Fredericksburg. 1 Town (1990 pop. 6,934), Gillespie co., S central Texas, in the Texas Hill Country near the Pedernales River; inc. 1928. Located in an agricultural (cattle, peaches, wine, lavender) and quarrying (granite, sand, gravel) region, the city produces animal feed, processed foods, and millwork. Tourism is important, with visitors drawn by the architecture, customs, and language that still recall the German settlers of 1846 and by hunting and fishing nearby. The National Museum of the Pacific War, Pioneer Museum, and Bauer Toy Museum are there; Admiral Chester Nimitz was born in Fredericksburg. Enchanted Rock State Natural Area is to the north; the LBJ Ranch, part of the Lyndon B. Johnson National Historical Park is to the east. 2 Independent city (1990 pop. 19,027), N Va., on the Rappahannock River, midway between Washington, D.C., and Richmond; settled 1671, laid out 1727, inc. as a town 1781, as a city 1879. A city filled with historic interest, Fredericksburg attracts tourists. It is also a farm trade center with some light industry. Historic buildings include the home of Mary Washington (1772–89), the mother of George Washington; "Kenmore," the home of George Washington's sister; the Rising Sun Tavern (c.1760); the law office of James Monroe; and the home of John Paul Jones. Fredericksburg is the seat of Mary Washington College. Nearby are Wakefield (Washington's birthplace), Ferry Farm (the site of his boyhood home), and Fredericksburg and Spotsylvania County Battlefields Memorial National Military Park (see National Parks and Monuments, table), commemorating the Civil War battles of Fredericksburg, Chancellorsville, and Spotsylvania Courthouse (see Wilderness campaign).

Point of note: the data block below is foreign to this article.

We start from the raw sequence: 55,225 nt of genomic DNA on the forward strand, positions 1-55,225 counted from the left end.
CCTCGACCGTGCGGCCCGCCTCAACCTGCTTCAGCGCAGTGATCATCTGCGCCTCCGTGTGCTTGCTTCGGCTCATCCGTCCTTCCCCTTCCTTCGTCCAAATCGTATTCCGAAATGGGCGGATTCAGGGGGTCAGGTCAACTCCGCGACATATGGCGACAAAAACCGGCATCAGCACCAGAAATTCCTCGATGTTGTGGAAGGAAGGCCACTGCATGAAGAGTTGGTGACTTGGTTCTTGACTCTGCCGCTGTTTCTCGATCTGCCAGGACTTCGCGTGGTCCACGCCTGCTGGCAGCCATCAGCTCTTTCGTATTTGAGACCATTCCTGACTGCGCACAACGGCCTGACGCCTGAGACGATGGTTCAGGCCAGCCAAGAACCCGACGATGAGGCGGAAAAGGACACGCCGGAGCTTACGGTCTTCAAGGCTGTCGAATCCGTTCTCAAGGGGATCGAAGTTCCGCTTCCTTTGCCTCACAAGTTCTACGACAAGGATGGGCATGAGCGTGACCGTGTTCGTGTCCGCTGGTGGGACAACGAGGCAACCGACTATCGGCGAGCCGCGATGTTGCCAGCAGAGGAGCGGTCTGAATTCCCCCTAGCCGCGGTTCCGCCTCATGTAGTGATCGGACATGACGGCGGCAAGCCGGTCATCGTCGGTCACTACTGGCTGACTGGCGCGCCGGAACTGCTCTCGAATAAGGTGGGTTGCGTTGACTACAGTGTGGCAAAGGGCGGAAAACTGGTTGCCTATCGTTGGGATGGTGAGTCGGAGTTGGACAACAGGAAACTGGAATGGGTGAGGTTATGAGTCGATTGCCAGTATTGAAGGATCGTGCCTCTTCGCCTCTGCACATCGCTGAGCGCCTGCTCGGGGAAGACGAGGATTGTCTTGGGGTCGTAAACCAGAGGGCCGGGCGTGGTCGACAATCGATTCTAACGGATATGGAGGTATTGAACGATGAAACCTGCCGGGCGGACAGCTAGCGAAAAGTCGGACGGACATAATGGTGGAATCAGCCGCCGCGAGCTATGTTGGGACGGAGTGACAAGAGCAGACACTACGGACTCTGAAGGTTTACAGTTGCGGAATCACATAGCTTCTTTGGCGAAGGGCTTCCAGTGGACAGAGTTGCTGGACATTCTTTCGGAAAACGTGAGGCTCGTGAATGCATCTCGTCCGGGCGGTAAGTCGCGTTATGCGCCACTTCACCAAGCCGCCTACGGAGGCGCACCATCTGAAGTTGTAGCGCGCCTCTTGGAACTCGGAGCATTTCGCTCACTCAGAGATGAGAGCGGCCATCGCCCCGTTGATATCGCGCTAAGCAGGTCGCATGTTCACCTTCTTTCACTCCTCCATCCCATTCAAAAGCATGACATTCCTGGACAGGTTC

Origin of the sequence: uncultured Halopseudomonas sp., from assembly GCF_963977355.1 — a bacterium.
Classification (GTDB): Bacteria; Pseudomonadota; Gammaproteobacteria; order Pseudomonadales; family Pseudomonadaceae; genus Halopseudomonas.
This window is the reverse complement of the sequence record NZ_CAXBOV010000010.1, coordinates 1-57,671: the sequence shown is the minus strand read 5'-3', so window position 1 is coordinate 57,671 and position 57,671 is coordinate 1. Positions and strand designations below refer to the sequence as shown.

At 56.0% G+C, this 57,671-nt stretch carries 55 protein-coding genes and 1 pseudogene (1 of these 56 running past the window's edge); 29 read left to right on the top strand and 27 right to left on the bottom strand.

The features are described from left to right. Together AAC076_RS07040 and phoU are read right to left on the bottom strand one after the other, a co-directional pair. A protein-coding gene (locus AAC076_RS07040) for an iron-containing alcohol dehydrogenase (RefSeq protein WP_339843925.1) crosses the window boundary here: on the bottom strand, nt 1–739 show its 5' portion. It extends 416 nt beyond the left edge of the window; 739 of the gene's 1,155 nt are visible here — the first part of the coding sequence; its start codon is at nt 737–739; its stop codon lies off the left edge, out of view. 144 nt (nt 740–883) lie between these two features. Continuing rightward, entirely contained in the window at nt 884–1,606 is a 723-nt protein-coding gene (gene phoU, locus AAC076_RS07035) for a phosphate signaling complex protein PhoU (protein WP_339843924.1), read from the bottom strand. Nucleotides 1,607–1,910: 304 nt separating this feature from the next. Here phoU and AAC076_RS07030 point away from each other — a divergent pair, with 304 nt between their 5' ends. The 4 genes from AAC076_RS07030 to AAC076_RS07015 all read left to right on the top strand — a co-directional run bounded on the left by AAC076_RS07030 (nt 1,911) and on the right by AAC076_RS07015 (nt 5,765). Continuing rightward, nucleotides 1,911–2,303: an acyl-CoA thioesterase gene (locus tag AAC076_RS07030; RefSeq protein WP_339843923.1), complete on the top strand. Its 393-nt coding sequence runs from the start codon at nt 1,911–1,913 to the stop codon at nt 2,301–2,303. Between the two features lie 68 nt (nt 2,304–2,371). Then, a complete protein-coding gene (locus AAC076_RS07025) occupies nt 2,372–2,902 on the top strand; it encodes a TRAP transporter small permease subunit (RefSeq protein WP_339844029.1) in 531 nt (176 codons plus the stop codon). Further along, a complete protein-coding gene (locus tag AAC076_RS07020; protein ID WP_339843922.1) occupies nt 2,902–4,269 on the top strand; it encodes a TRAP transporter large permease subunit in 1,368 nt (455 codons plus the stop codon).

The Columbia Electronic Encyclopedia, 6th ed. Copyright © 2012, Columbia University Press. All rights reserved.